Documentary Review: Funhouse (1997)

Release Date: 1997

Discovery Channel, 44 Minutes

Review:

I remember seeing this on the Discovery Channel when it was new. It always stuck with me and after becoming a fan of the YouTube channels Defunctland and Yesterworld, I wanted to try and track this down to revisit.

Sadly, there is no information about it online. There isn’t even an IMDb page. As I like to list the credits for everything I review, it sucks that I can’t give the proper people the credit they deserve for this cool little documentary that has stuck with me for 22 years.

Seeing it now, it was still a lot of fun and the real high point is where it showcases local, lesser known theme parks throughout the country. The two main ones that we get a peek at here are Bushkill Park and Kennywood, both from Pennsylvania.

What’s extra special about seeing this now, is that since this documentary, Bushkill Park has fallen into disrepair and doesn’t function as a full park anymore. There have been attempts at fixing it but the iconic rides of the past no longer function and have been wrecked by flooding and vandalism. But at the time of this documentary’s production, we got to see a lot of the old attractions in their mostly full glory.

This also goes into the technological advances that Universal Studios and Disney World were bringing into the theme park industry at the time. Some of the “new” rides featured here no longer exist or have evolved but this was a cool time capsule that looks into what was cutting edge in the ’90s.

If you like theme parks and their history, this is a fun watch. I put the whole documentary below and it even has the commercials left in, so its like a real ’90s TV time capsule.

Rating: 7/10
Pairs well with: the YouTube channels Defunctland and Yesterworld.

Vids I Dig 074: Toy Galaxy: The History of ‘MASK’: 1985 Toyline and Cartoon

From Toy Galaxy’s YouTube description: It was birthed at the retro pop culture nexus in 1985, had a relatively short lifespan and it’s fans have been teased with a reboot or resurrection multiple times since.

We are, of course, talking about MASK. That uniquely amazing toyline combining action figures, vehicles and transforming.

Here is the history of MASK.

Book Review: LIFE: Film Noir: 75 Years of the Greatest Crime Films

While this was technically released in a magazine format, it’s written more like a book, is devoid of ads and I read it on my kindle. Also, I want to read more specialty magazines like this for review purposes but since there are only a few I have, at the moment, I’ll categorize them with books for now.

This one looks at film-noir throughout history. It’s really broken into two sections: one that deals specifically with classic film-noir and then a latter section that deals with neo-noir, showing the effects and influence that classic noir had on later motion pictures.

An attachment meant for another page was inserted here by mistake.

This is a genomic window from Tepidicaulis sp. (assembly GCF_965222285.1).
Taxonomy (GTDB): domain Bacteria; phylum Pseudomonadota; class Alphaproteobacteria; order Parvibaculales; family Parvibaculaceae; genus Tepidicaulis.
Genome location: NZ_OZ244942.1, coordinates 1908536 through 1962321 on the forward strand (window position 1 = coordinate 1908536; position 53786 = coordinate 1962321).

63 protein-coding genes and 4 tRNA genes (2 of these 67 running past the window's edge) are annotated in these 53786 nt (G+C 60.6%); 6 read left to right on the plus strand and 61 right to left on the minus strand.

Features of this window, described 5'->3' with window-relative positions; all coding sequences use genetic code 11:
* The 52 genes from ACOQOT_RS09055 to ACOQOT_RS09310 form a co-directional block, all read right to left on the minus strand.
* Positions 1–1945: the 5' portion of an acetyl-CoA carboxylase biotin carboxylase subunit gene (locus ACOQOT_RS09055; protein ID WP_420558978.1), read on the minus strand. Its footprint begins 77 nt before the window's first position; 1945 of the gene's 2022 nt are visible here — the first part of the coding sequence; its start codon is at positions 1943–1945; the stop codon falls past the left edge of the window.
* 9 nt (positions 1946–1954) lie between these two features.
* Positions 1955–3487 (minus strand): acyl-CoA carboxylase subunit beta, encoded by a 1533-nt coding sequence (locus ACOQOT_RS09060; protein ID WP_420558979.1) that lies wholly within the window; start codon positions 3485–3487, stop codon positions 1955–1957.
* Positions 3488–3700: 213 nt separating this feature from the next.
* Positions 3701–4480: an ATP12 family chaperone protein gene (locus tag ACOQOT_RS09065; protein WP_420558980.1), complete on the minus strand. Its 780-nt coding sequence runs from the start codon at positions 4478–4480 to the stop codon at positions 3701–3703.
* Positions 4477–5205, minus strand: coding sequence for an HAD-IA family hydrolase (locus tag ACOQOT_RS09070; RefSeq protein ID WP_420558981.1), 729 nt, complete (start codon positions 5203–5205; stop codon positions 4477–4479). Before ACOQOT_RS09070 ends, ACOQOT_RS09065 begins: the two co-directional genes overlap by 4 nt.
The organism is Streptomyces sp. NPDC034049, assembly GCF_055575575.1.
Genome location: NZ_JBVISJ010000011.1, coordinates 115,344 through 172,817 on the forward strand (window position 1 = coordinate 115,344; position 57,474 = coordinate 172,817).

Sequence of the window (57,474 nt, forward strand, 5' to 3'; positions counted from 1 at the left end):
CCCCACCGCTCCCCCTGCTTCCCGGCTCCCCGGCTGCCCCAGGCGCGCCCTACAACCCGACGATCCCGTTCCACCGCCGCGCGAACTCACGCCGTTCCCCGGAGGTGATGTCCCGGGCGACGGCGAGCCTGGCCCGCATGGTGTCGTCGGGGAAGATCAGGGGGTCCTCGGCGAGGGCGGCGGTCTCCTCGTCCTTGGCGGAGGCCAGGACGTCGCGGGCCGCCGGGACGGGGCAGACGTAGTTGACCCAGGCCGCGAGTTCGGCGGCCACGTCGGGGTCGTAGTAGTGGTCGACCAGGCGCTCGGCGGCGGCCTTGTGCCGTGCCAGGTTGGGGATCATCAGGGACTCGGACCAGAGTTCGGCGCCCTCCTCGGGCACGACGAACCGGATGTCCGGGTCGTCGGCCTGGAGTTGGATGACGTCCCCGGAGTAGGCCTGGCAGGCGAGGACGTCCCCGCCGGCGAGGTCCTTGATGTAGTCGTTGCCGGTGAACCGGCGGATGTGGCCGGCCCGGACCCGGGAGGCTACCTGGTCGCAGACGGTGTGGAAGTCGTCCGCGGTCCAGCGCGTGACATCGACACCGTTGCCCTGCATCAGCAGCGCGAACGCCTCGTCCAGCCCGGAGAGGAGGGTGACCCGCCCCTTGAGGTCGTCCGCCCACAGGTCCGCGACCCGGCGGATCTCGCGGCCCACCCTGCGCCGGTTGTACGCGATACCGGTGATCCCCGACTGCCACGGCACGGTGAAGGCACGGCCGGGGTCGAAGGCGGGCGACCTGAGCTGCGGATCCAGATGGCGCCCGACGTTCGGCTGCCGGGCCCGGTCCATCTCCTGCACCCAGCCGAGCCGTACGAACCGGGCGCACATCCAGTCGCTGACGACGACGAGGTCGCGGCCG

The films selected here are all pretty top notch pictures in the genre. I thought it a bit odd that Sunset Boulevard was omitted but this magazine did seem to put its focus more on noir that were primarily crime dramas. But not really mentioning the impact of that film, as well as the influence of Citizen Kane, as far as style goes, seemed off. Especially when this does mention the stylistic influences it took from German Expressionism.

But I’m not going to gripe about those films not really being on the radar of the staff that put this together.

I think that this would have been a better and much richer read had it been put into something larger than a magazine. I blew through this in an hour and while I liked reading about the films discussed here, each chapter was pretty damn short. But I also get that this is more of a crash course and primer on noir movies than a full semester at film school.

The best part wasn’t even the write ups about the films, though. It was actually a lot of the captions that came with all the photos thrown in here. I learned more new information that way than from the film write ups themselves.

Reading this was a breeze but frankly, it left me wanting more… a lot more. But there are several great books on film-noir that give you a lot more meat and potatoes.

Rating: 7/10
Pairs well with: other books on film-noir: Into the Dark, Film Noir FAQ and The Dark Side of the Screen.

Vids I Dig 073: Yesterworld: The Troubled History of Mr. Toad’s Wild Ride

From Yesterworld’s YouTube description: Mr. Toad’s Wild Ride closed at the Magic Kingdom in 1998, despite a media frenzy and protests, so here we explore the story of how it came to be, the Disneyland original version of Mr. Toad before New Fantasyland, and more Disney history.

Vids I Dig 072: Comic Tropes: X-Statix: Superhero Celebrity Satire

From Comic Tropes’ YouTube description: In 2001, writer Peter Milligan and artist Mike Allred teamed up with a completely new take on X-Force which would go on to be retitled X-Statix. It was a look at a team of mutants who were also celebrities. This episode looks at how that works and some of the common techniques of Milligan and Allred.